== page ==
But now then… we also got some interesting developments when it came to the ‘spy cop’ story strand. St Clair and Salisbury had already determined that the best way to catch Rowley was to figure out who the spy cop was because they were convinced the two parts were connected. They got confirmation from an NUM lawyer (oh hello, Lindsay Duncan!) that spy cops not only existed but also Thatcher’s government actively courted and encouraged all-out war between the miners in order to serve their anti-union, pro-free-market aspirations (I’m sure this political dimension will enrage many). “We’re an old country with a lot of past,” she told them, sagely.
Now armed with the confirmation that spy cops did indeed exist, it was time to really focus on who the culprit might be. I thought it might be Julie Jackson, or perhaps even Daphne Sparrow (just hunches on both) or even Ian St Clair or Kevin Salisbury themselves. But an interesting name cropped up… Helen St Clair, Ian’s wife.
Salisbury found that her file had been made restricted, so suddenly Helen was the prime suspect – she had come from out of town for reasons unknown, so she ticked all the boxes.
More intrigue happened when Salisbury travelled back to London to confront his boss over the whole spy cop concept. He gave him a name of a former officer pictured in a newspaper article – Robbie Platt, the same name in Gary Jackson’s notebook from episode three. Robbie Platt – not his real name – turned out to be a man on his death bed, who admitted that there were five undercover officers circulating and working undercover in Ashfield in 1984. They each had a romantic poet’s name for a codeword. All of them had come back, except one.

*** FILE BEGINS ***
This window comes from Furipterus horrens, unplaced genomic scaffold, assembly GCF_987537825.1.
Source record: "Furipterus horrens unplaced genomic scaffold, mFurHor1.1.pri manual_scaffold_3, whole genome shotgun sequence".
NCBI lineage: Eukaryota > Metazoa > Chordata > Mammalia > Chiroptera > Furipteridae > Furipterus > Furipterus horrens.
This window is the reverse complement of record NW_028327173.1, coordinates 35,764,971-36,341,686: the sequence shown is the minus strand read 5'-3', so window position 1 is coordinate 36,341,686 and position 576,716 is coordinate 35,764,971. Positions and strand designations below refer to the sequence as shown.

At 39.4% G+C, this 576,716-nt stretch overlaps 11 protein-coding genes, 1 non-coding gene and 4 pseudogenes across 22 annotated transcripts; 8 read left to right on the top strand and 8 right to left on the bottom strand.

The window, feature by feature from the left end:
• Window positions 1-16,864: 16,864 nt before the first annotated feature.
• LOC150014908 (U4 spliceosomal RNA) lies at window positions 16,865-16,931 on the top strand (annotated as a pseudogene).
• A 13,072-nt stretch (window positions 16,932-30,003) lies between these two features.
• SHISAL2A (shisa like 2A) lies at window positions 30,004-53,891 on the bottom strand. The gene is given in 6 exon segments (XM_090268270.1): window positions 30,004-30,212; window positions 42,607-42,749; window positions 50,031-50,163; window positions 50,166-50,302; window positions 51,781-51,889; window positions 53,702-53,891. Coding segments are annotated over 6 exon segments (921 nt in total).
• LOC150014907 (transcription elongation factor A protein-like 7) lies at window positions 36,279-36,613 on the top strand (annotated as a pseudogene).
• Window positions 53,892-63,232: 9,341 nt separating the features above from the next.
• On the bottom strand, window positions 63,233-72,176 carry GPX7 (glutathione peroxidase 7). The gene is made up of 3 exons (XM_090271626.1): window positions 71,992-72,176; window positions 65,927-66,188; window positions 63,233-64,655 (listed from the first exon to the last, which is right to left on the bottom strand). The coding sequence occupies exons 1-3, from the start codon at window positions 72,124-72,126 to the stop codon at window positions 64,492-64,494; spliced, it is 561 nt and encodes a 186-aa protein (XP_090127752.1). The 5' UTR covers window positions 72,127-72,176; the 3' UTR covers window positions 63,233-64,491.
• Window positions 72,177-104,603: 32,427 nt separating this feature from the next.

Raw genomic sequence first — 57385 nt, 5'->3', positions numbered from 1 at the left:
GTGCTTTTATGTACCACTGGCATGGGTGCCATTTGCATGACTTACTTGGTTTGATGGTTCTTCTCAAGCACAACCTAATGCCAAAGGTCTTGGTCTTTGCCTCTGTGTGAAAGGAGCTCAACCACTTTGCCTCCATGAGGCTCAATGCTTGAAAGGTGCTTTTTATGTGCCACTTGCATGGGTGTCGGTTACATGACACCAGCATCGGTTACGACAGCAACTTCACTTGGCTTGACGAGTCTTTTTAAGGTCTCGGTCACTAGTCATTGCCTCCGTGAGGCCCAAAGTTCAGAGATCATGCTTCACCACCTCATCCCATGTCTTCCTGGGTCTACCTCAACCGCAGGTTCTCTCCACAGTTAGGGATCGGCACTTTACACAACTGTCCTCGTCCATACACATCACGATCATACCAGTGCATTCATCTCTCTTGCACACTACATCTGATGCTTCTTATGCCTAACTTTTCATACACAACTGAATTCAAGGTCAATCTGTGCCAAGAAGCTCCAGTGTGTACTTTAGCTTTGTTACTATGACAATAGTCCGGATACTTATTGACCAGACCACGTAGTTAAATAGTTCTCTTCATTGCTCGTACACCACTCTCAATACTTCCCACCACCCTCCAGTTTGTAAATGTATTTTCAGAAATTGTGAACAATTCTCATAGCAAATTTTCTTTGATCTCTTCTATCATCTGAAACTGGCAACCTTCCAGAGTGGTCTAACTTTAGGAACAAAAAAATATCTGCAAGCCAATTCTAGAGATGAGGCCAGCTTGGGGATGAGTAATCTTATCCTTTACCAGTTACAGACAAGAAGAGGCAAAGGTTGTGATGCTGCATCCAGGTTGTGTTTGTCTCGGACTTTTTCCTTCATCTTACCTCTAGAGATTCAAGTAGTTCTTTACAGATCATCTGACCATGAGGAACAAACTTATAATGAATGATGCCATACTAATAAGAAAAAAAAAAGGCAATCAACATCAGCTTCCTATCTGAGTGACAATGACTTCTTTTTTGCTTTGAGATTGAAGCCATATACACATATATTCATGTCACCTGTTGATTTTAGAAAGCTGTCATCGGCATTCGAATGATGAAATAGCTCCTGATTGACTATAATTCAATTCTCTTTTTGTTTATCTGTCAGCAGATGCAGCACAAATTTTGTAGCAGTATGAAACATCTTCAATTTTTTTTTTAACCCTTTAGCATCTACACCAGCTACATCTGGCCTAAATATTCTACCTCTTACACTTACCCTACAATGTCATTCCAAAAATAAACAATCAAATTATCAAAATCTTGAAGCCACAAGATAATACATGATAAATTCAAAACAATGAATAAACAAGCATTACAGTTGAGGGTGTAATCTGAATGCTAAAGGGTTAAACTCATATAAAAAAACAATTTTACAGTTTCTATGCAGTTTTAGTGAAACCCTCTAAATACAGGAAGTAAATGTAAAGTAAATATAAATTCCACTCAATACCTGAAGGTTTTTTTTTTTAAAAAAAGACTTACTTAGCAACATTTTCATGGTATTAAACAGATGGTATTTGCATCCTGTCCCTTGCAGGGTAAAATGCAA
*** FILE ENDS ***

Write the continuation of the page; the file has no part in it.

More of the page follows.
As the addled former officer decided to say no more, that’s when Helen St Clair telephoned Salisbury. Yikes!
A lot more happened in this episode, too. Shout-out to the aforementioned Daphne Sparrow (played brilliantly by Lorraine Ashworth), the matriarch of the Sparrow family really kicked arse tonight (why does she remind me slightly of Ma Boswell in Bread?). And a shout-out to the merest hint of reconciliation – both between St Clair and Salisbury and between Julie and sister Cathy Rowley.
It’s these stories of healing and of redemption that make Sherwood so compelling and gives it a real human quality in among all the sturm and drang.
READ MORE: OUR EPISODE ONE REVIEW
READ MORE: OUR EPISODE TWO REVIEW
READ MORE: OUR EPISODE THREE REVIEW
Sherwood airs on BBC One and BBC iPlayer in the UK
3 thoughts on “REVIEW Sherwood (S1 E4/6)”
Really enjoying this, but one thing didn’t sit well and that was St Clair sending Salisbury to interview Jacob Harris…and surprise surprise it didn’t end well. Even though they are antagonistic, St Clair and Salisbury spend a lot of time together, despite there being several other officers available. The only minus in a fantastic drama, thus far, that has been acted supremely. The casting director earned their corn…
(And wild guess-is Keats Madeline Hopper, the barmaid that seems to be everywhere?)